tjsjohanna | Apr 5, 2009 |
I too was a little hesitant to start this Jane Austen series, but my love for historical mysteries drove me to try. I am glad that I have begun the series. This is the second book in the series, and it is better than the first. There is everything here, romance, intrigue, smugglers, spys and of course Jane Austen at the centre of it. It is located in Lyme during September of 1804, right smack in the mddle of the tension between France's Napoleon and England. Jane loves Lyme, and does not expect it to be a hotbed of intrigue, and with deaths occurring in unexplained ways. She sets out to unravel the mystery when a man she has met is arrested for the murder of another young man that Jane had met and danced with at the weekly assembly. She certainly gets more than she bargained for, and finds herself in some danger when she is very close to solving the mysteries in Lyme. This series is excellent, and I can't wait to read the next one. ( )
  Romonko | Feb 21, 2009 |
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Author nameRoleType of authorWork?Status
Stephanie Barronprimary authorall editionsconfirmed
Barron, Stephaniemain authorall editionsconfirmed
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It is a truth universally acknowledged, that the expectation of pleasure is generally preferred to its eventual attainment — the attainment being marred, at its close, by the resumption of quotidian routine made onerous by the very diversions so lately enjoyed.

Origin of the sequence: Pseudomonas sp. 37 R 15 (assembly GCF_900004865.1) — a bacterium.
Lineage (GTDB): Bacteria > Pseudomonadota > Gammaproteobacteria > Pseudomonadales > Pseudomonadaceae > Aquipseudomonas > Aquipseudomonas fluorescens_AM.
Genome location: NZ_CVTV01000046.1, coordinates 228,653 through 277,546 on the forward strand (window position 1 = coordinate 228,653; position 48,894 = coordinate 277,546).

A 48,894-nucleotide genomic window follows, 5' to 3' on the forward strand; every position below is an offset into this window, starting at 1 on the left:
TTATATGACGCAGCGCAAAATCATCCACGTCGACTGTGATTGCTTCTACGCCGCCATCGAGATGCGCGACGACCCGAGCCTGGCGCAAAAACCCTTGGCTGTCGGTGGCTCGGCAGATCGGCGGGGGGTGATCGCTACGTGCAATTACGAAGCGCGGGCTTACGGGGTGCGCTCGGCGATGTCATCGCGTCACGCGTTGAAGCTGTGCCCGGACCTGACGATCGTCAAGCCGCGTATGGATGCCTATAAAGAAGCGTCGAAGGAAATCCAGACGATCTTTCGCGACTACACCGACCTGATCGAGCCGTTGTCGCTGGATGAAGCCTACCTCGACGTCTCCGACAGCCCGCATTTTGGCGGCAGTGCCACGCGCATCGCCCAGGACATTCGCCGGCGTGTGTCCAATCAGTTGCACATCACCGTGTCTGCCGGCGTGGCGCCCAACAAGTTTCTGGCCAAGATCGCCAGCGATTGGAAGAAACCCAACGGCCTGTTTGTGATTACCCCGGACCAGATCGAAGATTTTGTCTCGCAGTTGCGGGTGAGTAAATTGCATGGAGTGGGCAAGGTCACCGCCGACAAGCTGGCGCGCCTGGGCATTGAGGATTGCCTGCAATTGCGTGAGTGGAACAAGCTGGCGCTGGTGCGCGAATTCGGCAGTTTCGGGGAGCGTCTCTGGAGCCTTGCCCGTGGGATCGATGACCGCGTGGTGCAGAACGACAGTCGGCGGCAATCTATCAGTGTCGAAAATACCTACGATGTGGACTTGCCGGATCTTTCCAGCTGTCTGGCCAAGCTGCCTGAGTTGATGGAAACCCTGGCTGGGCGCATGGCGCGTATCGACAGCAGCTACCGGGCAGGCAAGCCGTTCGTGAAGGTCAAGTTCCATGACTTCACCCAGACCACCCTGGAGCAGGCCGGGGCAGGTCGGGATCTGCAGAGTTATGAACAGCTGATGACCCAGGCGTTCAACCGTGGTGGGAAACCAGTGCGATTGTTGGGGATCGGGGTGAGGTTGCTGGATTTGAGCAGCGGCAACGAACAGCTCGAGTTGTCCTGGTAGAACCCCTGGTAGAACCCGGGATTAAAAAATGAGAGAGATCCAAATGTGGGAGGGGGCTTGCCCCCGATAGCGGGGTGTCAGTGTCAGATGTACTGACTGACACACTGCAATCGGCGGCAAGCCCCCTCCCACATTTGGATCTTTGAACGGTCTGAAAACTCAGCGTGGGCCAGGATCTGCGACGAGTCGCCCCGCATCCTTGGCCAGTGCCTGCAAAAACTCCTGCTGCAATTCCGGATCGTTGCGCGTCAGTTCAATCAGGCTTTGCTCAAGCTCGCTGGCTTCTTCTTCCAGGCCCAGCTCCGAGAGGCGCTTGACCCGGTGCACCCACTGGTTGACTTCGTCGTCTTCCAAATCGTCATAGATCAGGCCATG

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Amazon.com Amazon.com Review (ISBN 0553574892, Paperback)

One of the sweetest surprises of the recent Jane Austen revival has been the exquisite Jane Austen mystery series begun by Stephanie Barron's Jane and the Unpleasantness at Scargrave Manor. Fans of Jane Austen will appreciate the detailed and stylistic sensitivity of Barron's sequel. When a storm forces Jane to take shelter at the home of Geoffrey Sidmouth, she uncovers a mystery surrounding her host's character and a powerful romantic attraction as well. But this is Austen on the case, and you can count on propriety at every turn. Jane's ear for gossip and her careful manners make her a super sleuth in this romantic mystery full of Victoriana and literary charm.

(retrieved from Amazon Thu, 12 Mar 2015 18:10:50 -0400)

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Jane Austen becomes involved in the mysterious events of a manor house when the carriage she was riding in overturned and she sought help from its residents.